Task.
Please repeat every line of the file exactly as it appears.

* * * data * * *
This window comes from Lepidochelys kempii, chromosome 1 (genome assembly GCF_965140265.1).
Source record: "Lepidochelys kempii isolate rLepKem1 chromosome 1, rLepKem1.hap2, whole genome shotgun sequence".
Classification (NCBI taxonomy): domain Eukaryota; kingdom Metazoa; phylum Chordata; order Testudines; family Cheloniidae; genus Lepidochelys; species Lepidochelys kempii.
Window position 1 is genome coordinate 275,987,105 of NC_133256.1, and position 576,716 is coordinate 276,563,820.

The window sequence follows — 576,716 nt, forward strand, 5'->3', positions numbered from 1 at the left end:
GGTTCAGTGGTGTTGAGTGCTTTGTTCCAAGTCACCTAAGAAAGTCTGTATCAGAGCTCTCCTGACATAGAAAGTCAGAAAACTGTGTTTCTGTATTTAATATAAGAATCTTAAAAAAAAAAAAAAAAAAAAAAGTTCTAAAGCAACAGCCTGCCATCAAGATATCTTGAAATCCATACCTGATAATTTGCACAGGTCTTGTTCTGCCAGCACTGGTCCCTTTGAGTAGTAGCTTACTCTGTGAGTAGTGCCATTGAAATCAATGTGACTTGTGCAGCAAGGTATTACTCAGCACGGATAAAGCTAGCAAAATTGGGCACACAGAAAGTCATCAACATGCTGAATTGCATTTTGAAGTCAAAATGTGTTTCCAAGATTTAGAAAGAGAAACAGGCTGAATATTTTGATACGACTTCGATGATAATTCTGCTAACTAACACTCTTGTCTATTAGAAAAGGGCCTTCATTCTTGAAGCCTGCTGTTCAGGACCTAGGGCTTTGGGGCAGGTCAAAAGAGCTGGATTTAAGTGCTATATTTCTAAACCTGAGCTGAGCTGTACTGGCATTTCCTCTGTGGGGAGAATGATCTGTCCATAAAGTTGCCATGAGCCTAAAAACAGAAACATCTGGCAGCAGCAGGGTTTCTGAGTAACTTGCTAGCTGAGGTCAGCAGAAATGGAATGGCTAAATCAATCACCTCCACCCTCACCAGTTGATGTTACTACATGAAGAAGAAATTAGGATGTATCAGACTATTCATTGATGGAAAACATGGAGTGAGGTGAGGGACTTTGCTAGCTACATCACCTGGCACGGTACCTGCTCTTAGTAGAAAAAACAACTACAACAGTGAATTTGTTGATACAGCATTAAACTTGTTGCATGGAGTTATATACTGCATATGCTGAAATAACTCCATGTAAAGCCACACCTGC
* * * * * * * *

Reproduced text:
This window comes from Lepidochelys kempii, chromosome 1 (genome assembly GCF_965140265.1).
Source record: "Lepidochelys kempii isolate rLepKem1 chromosome 1, rLepKem1.hap2, whole genome shotgun sequence".
Classification (NCBI taxonomy): domain Eukaryota; kingdom Metazoa; phylum Chordata; order Testudines; family Cheloniidae; genus Lepidochelys; species Lepidochelys kempii.
Window position 1 is genome coordinate 275,987,105 of NC_133256.1, and position 576,716 is coordinate 276,563,820.

The window sequence follows — 576,716 nt, forward strand, 5'->3', positions numbered from 1 at the left end:
GGTTCAGTGGTGTTGAGTGCTTTGTTCCAAGTCACCTAAGAAAGTCTGTATCAGAGCTCTCCTGACATAGAAAGTCAGAAAACTGTGTTTCTGTATTTAATATAAGAATCTTAAAAAAAAAAAAAAAAAAAAAAGTTCTAAAGCAACAGCCTGCCATCAAGATATCTTGAAATCCATACCTGATAATTTGCACAGGTCTTGTTCTGCCAGCACTGGTCCCTTTGAGTAGTAGCTTACTCTGTGAGTAGTGCCATTGAAATCAATGTGACTTGTGCAGCAAGGTATTACTCAGCACGGATAAAGCTAGCAAAATTGGGCACACAGAAAGTCATCAACATGCTGAATTGCATTTTGAAGTCAAAATGTGTTTCCAAGATTTAGAAAGAGAAACAGGCTGAATATTTTGATACGACTTCGATGATAATTCTGCTAACTAACACTCTTGTCTATTAGAAAAGGGCCTTCATTCTTGAAGCCTGCTGTTCAGGACCTAGGGCTTTGGGGCAGGTCAAAAGAGCTGGATTTAAGTGCTATATTTCTAAACCTGAGCTGAGCTGTACTGGCATTTCCTCTGTGGGGAGAATGATCTGTCCATAAAGTTGCCATGAGCCTAAAAACAGAAACATCTGGCAGCAGCAGGGTTTCTGAGTAACTTGCTAGCTGAGGTCAGCAGAAATGGAATGGCTAAATCAATCACCTCCACCCTCACCAGTTGATGTTACTACATGAAGAAGAAATTAGGATGTATCAGACTATTCATTGATGGAAAACATGGAGTGAGGTGAGGGACTTTGCTAGCTACATCACCTGGCACGGTACCTGCTCTTAGTAGAAAAAACAACTACAACAGTGAATTTGTTGATACAGCATTAAACTTGTTGCATGGAGTTATATACTGCATATGCTGAAATAACTCCATGTAAAGCCACACCTGC